The Works of Dr. Jonathan Swift ...
G. Hamilton, J. Balfour, & L. Hunter, 1757
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The Works of Dr. Jonathan Swift, Dean of St. Patrick's Dublin
No preview available - 2016
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affected againſt allowed alſo anſwer antient appears becauſe believe beſt body called certain character Chriſtianity church common continued Dean equally fall fame firſt fome force frequently friends give hand happened hath head heart himſelf honour hope houſe human immediately Ireland kind King laſt learned leaſt leave letter lives look Lord manner matter means mind moſt muſt nature never obſerved occaſion once opinion particular party perhaps perſon pleaſe preſent prince principles produce reader reaſon received religion ſaid ſame ſay ſee ſeems ſet ſeveral ſhall ſhe ſhould ſome ſubject ſuch Swift themſelves theſe things thoſe thought tion told true turn univerſal uſe virtue whole whoſe writers
Page 258 - But a certain Samaritan as he journeyed came where he was, and when he saw him he had compassion on him and went to him and bound up his wounds, pouring in oil and wine, and set him on his own beast and brought him to an inn and took care of him.
Page 257 - And by chance there came down a certain priest that way ; and when he saw him he passed by on the other side.
Page 257 - ... .And on the morrow when he departed, he took out two pence, and gave them to the host, and said unto him, Take care of him ; and whatsoever thou spendest more, when I come again I will repay thee.
Page 257 - A certain man went down from Jerusalem to Jericho, and fell among thieves, which stripped him of his raiment, and wounded him, and departed, leaving him half dead.
Page 105 - These never examine farther than the colour, the shape, the size, and whatever other qualities dwell, or are drawn by art upon the outward of bodies ; and then comes reason officiously with tools for cutting, and opening, and mangling, and piercing, offering to demonstrate that they are not of the same consistence quite through.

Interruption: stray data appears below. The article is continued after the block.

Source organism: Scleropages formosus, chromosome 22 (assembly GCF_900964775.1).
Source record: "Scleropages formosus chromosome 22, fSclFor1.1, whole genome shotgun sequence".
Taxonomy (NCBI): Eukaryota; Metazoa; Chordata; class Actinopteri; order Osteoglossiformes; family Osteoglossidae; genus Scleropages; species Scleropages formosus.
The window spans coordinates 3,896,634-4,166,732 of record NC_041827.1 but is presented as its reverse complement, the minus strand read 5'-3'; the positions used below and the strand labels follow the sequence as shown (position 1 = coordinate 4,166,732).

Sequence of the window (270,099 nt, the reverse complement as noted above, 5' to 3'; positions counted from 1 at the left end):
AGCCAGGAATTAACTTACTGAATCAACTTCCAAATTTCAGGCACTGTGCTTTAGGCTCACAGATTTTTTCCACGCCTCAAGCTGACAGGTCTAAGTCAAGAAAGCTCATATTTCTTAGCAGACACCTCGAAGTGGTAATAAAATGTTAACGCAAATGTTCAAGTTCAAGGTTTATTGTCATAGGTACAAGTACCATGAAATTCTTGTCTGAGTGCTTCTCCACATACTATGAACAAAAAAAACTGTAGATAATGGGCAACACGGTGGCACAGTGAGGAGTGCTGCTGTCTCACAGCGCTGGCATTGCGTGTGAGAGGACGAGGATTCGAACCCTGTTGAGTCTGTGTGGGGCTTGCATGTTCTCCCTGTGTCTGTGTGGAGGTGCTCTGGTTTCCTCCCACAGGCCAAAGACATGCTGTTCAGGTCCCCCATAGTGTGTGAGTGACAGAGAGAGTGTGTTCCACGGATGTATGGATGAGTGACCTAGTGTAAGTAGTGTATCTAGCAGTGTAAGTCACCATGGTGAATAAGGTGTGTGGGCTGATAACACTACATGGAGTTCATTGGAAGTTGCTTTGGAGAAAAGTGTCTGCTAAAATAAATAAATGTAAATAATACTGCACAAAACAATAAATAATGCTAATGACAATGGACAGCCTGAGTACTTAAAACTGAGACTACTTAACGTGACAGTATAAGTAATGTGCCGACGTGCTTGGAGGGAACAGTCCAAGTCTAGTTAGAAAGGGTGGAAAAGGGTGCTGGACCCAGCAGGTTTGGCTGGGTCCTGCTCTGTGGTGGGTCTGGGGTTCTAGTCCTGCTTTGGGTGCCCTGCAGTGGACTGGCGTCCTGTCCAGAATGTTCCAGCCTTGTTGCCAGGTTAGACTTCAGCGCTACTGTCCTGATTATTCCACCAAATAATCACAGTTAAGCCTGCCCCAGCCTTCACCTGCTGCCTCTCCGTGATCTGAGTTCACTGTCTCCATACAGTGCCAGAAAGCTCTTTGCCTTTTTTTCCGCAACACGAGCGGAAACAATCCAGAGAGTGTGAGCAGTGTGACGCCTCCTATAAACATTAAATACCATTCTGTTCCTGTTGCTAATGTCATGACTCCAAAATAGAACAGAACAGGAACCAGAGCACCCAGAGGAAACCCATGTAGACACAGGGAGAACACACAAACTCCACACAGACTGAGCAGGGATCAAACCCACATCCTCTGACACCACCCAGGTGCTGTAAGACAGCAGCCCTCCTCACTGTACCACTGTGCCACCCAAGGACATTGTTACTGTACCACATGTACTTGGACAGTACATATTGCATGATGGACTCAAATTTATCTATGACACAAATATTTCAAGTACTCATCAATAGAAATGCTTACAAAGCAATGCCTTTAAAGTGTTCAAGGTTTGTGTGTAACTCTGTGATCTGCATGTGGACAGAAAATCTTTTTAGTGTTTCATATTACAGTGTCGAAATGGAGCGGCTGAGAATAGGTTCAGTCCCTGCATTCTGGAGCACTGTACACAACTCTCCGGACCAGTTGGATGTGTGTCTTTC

Page 105 - Now, I take all this to be the last degree of perverting nature; one of whose eternal laws it is, to put her best furniture forward. And therefore, in order to save the charges of all such expensive anatomy for the time to come, I do here think fit to inform the reader, that in such conclusions as these, reason is certainly in the right, and that in most corporeal beings, which have fallen under my...
Page 146 - Things were at this crisis when a material accident fell out. For upon the highest corner of a large window there dwelt a certain spider, swollen up to the first magnitude by the destruction of infinite numbers of flies, whose spoils lay scattered before the gates of his palace, like human bones before the cave of some giant.
Page 104 - ... whether things that have place in the imagination may not as properly be said to exist as those that are seated in the memory...
Page 190 - For it is confidently reported, that two young gentlemen of real hopes, bright wit, and profound judgment, who, upon a thorough examination of causes and effects, and by the mere force of natural abilities, without the least tincture of learning...
Page lxxxv - Soon after he again endeavoured, with a good deal of pain, to find words; but at last, after many efforts, not being able, he fetched a deep sigh, and was afterwards silent.